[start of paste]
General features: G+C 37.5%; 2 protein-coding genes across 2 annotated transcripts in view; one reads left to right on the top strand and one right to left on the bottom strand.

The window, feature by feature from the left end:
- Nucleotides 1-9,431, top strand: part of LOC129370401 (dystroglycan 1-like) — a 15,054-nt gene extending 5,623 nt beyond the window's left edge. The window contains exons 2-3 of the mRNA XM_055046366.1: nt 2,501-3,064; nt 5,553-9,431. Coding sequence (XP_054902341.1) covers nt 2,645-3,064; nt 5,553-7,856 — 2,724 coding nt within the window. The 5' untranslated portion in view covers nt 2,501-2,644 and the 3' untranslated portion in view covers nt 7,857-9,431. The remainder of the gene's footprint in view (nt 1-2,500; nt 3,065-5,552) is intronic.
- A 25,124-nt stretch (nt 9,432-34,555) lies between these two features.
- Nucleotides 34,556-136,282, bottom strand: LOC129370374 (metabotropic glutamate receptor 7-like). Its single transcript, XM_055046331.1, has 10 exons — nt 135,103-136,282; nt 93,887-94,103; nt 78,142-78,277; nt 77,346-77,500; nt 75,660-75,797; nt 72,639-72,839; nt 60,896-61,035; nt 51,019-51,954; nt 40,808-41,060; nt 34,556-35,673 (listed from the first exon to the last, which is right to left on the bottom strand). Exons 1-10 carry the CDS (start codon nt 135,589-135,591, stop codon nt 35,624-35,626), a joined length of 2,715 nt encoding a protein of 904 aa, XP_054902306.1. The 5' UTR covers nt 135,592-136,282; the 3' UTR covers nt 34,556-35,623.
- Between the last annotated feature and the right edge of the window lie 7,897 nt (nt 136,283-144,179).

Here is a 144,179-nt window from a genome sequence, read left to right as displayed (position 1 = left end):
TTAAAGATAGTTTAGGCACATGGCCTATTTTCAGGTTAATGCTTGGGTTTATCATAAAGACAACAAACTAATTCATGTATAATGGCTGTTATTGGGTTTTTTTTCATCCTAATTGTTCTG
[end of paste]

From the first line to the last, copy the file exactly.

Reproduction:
General features: G+C 37.5%; 2 protein-coding genes across 2 annotated transcripts in view; one reads left to right on the top strand and one right to left on the bottom strand.

The window, feature by feature from the left end:
- Nucleotides 1-9,431, top strand: part of LOC129370401 (dystroglycan 1-like) — a 15,054-nt gene extending 5,623 nt beyond the window's left edge. The window contains exons 2-3 of the mRNA XM_055046366.1: nt 2,501-3,064; nt 5,553-9,431. Coding sequence (XP_054902341.1) covers nt 2,645-3,064; nt 5,553-7,856 — 2,724 coding nt within the window. The 5' untranslated portion in view covers nt 2,501-2,644 and the 3' untranslated portion in view covers nt 7,857-9,431. The remainder of the gene's footprint in view (nt 1-2,500; nt 3,065-5,552) is intronic.
- A 25,124-nt stretch (nt 9,432-34,555) lies between these two features.
- Nucleotides 34,556-136,282, bottom strand: LOC129370374 (metabotropic glutamate receptor 7-like). Its single transcript, XM_055046331.1, has 10 exons — nt 135,103-136,282; nt 93,887-94,103; nt 78,142-78,277; nt 77,346-77,500; nt 75,660-75,797; nt 72,639-72,839; nt 60,896-61,035; nt 51,019-51,954; nt 40,808-41,060; nt 34,556-35,673 (listed from the first exon to the last, which is right to left on the bottom strand). Exons 1-10 carry the CDS (start codon nt 135,589-135,591, stop codon nt 35,624-35,626), a joined length of 2,715 nt encoding a protein of 904 aa, XP_054902306.1. The 5' UTR covers nt 135,592-136,282; the 3' UTR covers nt 34,556-35,623.
- Between the last annotated feature and the right edge of the window lie 7,897 nt (nt 136,283-144,179).

Here is a 144,179-nt window from a genome sequence, read left to right as displayed (position 1 = left end):
TTAAAGATAGTTTAGGCACATGGCCTATTTTCAGGTTAATGCTTGGGTTTATCATAAAGACAACAAACTAATTCATGTATAATGGCTGTTATTGGGTTTTTTTTCATCCTAATTGTTCTG